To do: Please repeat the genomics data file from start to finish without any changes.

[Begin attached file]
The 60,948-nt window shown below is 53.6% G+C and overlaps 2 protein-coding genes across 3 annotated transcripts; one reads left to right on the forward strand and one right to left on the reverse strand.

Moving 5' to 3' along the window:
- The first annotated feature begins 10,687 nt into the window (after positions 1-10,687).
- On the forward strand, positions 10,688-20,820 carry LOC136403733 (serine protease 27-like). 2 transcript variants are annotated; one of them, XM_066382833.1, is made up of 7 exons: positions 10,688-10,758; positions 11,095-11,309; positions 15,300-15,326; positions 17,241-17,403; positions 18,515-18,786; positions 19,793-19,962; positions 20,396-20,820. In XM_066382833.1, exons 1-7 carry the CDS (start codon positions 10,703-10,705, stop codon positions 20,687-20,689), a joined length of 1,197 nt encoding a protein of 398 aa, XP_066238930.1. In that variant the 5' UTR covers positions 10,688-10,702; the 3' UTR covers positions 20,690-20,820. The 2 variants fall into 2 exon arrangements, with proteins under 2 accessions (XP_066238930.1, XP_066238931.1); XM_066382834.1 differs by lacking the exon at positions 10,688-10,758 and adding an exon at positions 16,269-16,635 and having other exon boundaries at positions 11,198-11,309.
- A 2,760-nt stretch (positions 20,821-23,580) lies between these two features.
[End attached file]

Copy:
The 60,948-nt window shown below is 53.6% G+C and overlaps 2 protein-coding genes across 3 annotated transcripts; one reads left to right on the forward strand and one right to left on the reverse strand.

Moving 5' to 3' along the window:
- The first annotated feature begins 10,687 nt into the window (after positions 1-10,687).
- On the forward strand, positions 10,688-20,820 carry LOC136403733 (serine protease 27-like). 2 transcript variants are annotated; one of them, XM_066382833.1, is made up of 7 exons: positions 10,688-10,758; positions 11,095-11,309; positions 15,300-15,326; positions 17,241-17,403; positions 18,515-18,786; positions 19,793-19,962; positions 20,396-20,820. In XM_066382833.1, exons 1-7 carry the CDS (start codon positions 10,703-10,705, stop codon positions 20,687-20,689), a joined length of 1,197 nt encoding a protein of 398 aa, XP_066238930.1. In that variant the 5' UTR covers positions 10,688-10,702; the 3' UTR covers positions 20,690-20,820. The 2 variants fall into 2 exon arrangements, with proteins under 2 accessions (XP_066238930.1, XP_066238931.1); XM_066382834.1 differs by lacking the exon at positions 10,688-10,758 and adding an exon at positions 16,269-16,635 and having other exon boundaries at positions 11,198-11,309.
- A 2,760-nt stretch (positions 20,821-23,580) lies between these two features.